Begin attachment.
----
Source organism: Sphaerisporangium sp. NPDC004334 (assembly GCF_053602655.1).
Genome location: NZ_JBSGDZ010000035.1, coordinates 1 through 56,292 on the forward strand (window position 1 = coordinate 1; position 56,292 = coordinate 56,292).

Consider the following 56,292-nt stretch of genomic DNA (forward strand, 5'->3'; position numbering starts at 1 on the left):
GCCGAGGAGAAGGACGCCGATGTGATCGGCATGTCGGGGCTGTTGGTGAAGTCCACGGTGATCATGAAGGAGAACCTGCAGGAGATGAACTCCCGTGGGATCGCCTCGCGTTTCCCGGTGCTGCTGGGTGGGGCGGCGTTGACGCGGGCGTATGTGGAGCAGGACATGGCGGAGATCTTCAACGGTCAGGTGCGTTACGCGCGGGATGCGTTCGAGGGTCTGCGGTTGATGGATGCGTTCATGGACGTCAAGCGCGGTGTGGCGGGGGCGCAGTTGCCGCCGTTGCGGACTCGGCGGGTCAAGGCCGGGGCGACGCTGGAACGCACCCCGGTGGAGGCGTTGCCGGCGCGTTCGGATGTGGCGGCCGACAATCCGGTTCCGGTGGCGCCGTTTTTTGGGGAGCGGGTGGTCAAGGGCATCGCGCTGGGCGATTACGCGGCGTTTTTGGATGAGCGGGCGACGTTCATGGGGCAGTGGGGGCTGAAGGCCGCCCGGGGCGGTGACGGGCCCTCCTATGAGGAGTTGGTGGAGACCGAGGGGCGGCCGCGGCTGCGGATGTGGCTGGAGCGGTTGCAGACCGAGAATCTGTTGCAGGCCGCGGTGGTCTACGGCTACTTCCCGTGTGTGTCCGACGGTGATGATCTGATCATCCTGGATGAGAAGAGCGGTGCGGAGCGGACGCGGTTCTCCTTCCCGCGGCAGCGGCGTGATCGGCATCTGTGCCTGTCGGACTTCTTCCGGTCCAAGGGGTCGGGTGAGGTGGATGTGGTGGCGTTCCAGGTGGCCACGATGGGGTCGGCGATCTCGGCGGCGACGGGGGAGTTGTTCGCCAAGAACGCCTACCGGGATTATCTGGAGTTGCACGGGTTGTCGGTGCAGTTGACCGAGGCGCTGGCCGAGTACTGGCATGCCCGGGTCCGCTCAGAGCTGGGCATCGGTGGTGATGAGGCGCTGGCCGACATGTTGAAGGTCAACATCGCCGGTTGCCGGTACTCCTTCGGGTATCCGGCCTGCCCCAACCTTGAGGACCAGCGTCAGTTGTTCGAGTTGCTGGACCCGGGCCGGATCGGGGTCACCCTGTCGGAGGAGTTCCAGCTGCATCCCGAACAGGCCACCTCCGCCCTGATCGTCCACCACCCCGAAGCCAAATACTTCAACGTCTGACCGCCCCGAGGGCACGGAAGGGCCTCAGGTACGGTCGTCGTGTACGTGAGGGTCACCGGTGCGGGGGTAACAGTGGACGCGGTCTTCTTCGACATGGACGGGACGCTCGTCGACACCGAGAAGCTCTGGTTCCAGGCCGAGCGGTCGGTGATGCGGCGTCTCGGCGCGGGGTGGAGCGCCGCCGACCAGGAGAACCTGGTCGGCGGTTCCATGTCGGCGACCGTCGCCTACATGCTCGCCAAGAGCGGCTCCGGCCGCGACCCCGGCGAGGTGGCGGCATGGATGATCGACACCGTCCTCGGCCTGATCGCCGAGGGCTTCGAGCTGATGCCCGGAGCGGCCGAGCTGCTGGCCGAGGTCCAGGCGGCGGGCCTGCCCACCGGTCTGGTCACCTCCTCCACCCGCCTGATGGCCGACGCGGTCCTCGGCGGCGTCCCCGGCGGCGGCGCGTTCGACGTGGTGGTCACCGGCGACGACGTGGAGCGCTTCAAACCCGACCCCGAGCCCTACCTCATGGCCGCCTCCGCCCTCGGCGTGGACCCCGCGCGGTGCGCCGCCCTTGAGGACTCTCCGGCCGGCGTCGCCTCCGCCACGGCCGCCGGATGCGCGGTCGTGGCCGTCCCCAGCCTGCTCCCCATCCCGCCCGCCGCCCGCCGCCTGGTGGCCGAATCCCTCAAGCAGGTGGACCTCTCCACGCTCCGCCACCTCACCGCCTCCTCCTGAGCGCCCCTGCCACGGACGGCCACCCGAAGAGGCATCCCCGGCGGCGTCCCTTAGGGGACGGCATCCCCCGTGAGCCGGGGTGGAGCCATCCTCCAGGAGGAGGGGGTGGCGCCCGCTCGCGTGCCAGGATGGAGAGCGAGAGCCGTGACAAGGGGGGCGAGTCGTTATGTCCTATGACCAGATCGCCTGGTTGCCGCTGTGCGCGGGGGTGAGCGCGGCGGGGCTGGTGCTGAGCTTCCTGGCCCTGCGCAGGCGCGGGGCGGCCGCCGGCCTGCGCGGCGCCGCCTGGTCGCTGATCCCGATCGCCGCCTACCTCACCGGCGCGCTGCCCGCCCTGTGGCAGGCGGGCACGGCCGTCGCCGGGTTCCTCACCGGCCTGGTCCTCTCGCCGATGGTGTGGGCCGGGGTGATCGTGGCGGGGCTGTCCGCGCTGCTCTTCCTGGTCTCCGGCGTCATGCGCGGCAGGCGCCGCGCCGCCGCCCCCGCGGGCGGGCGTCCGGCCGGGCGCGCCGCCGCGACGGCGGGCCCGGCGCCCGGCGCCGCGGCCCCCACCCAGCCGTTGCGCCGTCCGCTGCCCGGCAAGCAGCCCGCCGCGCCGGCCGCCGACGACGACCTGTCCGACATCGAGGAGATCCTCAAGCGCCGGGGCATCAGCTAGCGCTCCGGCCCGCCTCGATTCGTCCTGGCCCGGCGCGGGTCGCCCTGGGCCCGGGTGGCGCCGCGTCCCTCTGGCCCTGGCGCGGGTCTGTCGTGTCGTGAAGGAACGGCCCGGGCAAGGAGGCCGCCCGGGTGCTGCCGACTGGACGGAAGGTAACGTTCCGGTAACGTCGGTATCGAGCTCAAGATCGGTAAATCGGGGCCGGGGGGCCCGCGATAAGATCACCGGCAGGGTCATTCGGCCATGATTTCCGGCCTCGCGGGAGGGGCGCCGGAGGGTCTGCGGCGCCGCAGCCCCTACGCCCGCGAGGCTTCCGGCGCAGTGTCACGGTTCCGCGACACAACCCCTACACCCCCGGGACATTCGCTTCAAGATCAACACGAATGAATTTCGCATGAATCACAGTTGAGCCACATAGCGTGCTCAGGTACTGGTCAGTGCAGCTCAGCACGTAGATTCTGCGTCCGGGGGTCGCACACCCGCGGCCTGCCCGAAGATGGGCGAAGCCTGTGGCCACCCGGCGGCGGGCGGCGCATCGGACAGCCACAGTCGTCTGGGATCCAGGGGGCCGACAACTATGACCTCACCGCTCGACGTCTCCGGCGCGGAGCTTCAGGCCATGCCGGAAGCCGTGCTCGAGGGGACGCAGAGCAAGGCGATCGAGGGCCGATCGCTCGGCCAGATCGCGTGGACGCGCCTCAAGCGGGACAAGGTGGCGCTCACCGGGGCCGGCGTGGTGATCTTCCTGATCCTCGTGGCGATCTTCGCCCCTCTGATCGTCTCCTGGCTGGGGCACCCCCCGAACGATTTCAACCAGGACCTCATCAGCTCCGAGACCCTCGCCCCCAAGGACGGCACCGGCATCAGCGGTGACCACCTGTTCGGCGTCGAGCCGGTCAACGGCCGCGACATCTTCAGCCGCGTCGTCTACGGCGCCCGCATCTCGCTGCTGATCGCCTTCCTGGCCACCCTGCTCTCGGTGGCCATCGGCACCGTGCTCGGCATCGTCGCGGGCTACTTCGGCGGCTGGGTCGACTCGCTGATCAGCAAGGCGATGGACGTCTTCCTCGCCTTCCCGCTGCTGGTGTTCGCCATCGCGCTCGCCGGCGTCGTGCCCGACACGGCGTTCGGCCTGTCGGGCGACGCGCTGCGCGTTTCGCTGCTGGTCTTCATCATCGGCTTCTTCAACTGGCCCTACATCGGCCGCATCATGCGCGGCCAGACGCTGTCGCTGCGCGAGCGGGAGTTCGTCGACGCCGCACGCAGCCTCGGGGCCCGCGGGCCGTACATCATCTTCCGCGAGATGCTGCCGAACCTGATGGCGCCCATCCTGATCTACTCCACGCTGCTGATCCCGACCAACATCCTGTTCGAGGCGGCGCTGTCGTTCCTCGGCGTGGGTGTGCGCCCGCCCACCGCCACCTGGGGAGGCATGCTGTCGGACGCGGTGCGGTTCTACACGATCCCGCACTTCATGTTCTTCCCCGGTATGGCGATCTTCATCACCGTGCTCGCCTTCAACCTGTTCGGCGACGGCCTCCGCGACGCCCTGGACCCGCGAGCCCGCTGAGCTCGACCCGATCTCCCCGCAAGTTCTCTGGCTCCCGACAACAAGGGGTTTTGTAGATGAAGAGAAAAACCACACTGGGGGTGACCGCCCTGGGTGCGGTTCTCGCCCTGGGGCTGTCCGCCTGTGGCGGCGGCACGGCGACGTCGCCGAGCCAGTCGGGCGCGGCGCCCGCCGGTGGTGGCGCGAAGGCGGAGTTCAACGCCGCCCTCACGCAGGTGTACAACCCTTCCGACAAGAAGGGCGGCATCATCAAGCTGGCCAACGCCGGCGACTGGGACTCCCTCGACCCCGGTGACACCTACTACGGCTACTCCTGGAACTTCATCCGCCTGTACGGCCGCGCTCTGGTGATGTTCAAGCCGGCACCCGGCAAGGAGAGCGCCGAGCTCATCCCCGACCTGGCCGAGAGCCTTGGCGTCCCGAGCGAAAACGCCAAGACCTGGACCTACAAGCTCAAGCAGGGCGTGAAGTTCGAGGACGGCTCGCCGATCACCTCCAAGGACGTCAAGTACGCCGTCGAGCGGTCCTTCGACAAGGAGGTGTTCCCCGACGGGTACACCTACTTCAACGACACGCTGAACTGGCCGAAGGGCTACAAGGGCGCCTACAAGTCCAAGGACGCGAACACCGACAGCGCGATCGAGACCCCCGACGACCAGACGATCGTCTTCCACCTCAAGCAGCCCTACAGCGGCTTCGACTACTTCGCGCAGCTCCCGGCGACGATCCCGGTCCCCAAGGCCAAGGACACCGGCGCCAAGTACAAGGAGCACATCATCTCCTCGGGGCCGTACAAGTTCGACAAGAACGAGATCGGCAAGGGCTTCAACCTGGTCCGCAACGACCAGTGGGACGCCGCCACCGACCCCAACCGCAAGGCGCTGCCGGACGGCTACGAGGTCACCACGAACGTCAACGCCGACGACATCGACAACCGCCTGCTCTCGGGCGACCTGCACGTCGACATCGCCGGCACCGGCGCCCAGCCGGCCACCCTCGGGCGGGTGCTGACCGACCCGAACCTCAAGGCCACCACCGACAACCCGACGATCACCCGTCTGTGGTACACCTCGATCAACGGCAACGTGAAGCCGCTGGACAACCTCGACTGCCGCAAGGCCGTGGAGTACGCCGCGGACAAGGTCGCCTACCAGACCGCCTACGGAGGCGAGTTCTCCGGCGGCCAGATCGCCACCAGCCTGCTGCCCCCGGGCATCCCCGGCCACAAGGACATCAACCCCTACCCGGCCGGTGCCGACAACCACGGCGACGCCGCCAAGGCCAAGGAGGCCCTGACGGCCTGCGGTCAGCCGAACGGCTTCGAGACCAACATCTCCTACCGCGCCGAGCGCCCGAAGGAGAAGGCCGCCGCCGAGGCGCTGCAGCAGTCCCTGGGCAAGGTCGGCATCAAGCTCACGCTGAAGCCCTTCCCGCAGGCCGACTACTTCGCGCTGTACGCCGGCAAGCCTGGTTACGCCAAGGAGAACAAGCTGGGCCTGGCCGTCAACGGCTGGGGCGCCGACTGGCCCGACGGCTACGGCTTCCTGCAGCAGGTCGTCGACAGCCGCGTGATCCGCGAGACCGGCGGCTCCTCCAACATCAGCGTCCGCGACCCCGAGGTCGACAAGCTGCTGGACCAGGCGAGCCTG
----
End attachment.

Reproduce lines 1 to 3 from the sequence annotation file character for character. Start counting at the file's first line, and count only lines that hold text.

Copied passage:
Source organism: Sphaerisporangium sp. NPDC004334 (assembly GCF_053602655.1).
Genome location: NZ_JBSGDZ010000035.1, coordinates 1 through 56,292 on the forward strand (window position 1 = coordinate 1; position 56,292 = coordinate 56,292).

Consider the following 56,292-nt stretch of genomic DNA (forward strand, 5'->3'; position numbering starts at 1 on the left):